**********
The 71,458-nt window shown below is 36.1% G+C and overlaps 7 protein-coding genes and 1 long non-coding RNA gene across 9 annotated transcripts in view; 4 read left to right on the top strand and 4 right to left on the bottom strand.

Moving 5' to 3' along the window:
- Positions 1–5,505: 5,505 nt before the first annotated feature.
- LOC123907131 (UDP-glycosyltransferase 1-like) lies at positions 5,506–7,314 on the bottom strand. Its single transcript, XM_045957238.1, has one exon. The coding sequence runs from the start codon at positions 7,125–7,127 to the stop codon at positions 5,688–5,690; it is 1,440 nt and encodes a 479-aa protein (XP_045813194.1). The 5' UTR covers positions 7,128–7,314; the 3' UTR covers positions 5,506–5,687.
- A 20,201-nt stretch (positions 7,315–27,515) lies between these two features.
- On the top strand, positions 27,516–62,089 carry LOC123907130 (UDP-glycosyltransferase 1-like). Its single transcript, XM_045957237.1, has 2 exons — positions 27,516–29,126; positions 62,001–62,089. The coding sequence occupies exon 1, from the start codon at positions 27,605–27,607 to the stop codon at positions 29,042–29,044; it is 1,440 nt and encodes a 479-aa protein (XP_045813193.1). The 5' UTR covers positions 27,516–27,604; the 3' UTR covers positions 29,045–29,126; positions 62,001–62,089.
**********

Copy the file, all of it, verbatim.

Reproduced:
The 71,458-nt window shown below is 36.1% G+C and overlaps 7 protein-coding genes and 1 long non-coding RNA gene across 9 annotated transcripts in view; 4 read left to right on the top strand and 4 right to left on the bottom strand.

Moving 5' to 3' along the window:
- Positions 1–5,505: 5,505 nt before the first annotated feature.
- LOC123907131 (UDP-glycosyltransferase 1-like) lies at positions 5,506–7,314 on the bottom strand. Its single transcript, XM_045957238.1, has one exon. The coding sequence runs from the start codon at positions 7,125–7,127 to the stop codon at positions 5,688–5,690; it is 1,440 nt and encodes a 479-aa protein (XP_045813194.1). The 5' UTR covers positions 7,128–7,314; the 3' UTR covers positions 5,506–5,687.
- A 20,201-nt stretch (positions 7,315–27,515) lies between these two features.
- On the top strand, positions 27,516–62,089 carry LOC123907130 (UDP-glycosyltransferase 1-like). Its single transcript, XM_045957237.1, has 2 exons — positions 27,516–29,126; positions 62,001–62,089. The coding sequence occupies exon 1, from the start codon at positions 27,605–27,607 to the stop codon at positions 29,042–29,044; it is 1,440 nt and encodes a 479-aa protein (XP_045813193.1). The 5' UTR covers positions 27,516–27,604; the 3' UTR covers positions 29,045–29,126; positions 62,001–62,089.